Written by: Melisa Qonita Ramadhiani
Berwyn, B. (2020, January 14). Ocean Warming Is Speeding Up, with Devastating Consequences, Study Shows. Retrieved from Inside Climate News: https://insideclimatenews.org/news/14012020/ocean-heat-2019-warmest-year-argo-hurricanes-corals-marine-animals-heatwaves/
DNA Web Team. (2020, May 15). National Endangered Species Day 2020: History, significance & more. Retrieved from DNA India: https://www.dnaindia.com/lifestyle/report-national-endangered-species-day-2020-history-significance-more-2824843
Earth Science Communication Team. (n.d.). What is happening in the ocean? Retrieved from NASA Climate Kids: https://climatekids.nasa.gov/ocean/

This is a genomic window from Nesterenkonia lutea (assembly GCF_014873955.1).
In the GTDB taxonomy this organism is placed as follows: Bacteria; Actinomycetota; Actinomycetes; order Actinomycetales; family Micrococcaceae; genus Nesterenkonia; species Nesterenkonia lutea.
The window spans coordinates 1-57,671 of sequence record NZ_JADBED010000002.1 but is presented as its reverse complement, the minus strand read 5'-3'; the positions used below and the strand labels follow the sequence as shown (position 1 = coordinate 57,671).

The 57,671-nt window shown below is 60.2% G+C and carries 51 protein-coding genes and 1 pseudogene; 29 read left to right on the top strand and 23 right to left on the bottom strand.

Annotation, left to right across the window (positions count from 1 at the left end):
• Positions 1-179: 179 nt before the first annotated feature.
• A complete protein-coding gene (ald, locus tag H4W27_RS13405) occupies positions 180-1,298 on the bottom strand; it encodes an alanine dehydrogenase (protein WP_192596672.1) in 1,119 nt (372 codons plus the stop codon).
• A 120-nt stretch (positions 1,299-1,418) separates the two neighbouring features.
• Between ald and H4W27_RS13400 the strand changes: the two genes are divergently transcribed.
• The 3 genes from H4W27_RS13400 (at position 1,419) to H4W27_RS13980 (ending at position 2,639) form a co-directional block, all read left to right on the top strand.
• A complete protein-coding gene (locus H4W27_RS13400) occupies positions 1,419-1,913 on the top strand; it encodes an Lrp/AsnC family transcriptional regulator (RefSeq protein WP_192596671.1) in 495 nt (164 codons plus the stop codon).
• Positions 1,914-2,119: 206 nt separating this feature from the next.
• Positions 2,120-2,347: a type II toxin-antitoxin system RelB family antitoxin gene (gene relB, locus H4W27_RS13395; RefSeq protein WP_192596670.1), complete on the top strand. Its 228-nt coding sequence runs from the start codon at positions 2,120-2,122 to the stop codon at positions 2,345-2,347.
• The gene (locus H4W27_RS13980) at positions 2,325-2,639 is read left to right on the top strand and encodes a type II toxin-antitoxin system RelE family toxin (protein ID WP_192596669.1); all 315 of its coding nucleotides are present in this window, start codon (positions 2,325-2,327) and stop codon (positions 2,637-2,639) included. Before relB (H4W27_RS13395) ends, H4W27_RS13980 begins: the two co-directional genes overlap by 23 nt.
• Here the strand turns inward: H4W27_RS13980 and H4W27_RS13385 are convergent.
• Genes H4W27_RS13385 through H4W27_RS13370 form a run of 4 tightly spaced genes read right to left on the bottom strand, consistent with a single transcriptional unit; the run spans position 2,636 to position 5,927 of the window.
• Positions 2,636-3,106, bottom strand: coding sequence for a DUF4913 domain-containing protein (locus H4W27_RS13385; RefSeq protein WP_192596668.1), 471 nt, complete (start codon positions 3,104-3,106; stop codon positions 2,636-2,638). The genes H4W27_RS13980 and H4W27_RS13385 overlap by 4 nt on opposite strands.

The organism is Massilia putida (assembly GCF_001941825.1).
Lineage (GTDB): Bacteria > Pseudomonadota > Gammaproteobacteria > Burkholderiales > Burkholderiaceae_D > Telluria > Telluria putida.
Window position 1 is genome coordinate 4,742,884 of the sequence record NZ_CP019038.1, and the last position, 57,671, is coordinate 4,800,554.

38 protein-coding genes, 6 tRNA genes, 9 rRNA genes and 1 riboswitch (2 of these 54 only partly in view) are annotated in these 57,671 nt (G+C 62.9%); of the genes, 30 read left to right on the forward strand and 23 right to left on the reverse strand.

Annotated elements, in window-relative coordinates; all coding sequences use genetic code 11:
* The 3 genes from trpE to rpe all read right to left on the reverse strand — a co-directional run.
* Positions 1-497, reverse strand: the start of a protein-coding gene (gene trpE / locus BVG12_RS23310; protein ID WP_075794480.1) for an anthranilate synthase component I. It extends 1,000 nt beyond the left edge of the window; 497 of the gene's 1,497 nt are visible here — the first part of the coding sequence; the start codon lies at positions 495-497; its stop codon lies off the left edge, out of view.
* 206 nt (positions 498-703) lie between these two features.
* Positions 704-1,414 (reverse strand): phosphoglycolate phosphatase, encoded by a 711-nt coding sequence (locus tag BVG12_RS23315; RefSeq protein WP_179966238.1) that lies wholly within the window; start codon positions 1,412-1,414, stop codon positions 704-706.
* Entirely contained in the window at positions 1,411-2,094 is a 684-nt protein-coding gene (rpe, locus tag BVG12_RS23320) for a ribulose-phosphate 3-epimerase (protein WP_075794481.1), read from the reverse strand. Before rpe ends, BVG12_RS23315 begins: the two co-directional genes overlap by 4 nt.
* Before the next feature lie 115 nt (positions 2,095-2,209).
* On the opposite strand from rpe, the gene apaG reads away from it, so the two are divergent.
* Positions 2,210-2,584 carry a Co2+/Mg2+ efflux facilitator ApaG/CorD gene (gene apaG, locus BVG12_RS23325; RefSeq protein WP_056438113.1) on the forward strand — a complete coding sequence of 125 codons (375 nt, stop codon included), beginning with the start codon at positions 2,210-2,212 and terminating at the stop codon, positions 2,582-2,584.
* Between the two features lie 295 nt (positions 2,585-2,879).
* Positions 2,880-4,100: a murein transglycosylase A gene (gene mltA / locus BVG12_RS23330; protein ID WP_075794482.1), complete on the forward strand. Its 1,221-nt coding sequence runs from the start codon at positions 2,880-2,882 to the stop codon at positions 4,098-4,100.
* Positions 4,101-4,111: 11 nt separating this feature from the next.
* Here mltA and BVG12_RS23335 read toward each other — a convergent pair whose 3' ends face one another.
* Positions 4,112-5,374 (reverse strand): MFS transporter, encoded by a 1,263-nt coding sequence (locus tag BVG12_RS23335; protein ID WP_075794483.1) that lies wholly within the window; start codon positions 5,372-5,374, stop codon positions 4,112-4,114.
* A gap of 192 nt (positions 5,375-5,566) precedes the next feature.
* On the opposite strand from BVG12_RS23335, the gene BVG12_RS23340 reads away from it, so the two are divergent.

Fallahnda, B. (2021, March 19). Apa Penyebab Pencemaran dan Dampak Konservasi Laut? Retrieved from Tirto.id: https://tirto.id/apa-penyebab-pencemaran-dan-dampak-konservasi-laut-gbhK
Hancock, L. (n.d.). Everything You Need to Know about Coral Bleaching—And How We Can Stop It. Retrieved from WWF Page: https://www.worldwildlife.org/pages/everything-you-need-to-know-about-coral-bleaching-and-how-we-can-stop-it
National Oceanic and Atmospheric Administration. (n.d.). What is coral bleaching? Retrieved from National Ocean Service: https://oceanservice.noaa.gov/facts/coral_bleach.html
Ocean Exploration. (n.d.). How does the ocean affect climate and weather on land? Retrieved from Ocean Exploration Facts: https://oceanexplorer.noaa.gov/facts/climate.html
Skilling, T. (2017, September 1). Ask Tom: Why is rain that comes from evaporated ocean water not salty? Retrieved from Chicago Tribune: https://www.chicagotribune.com/weather/ct-wea-asktom-0903-20170901-column.html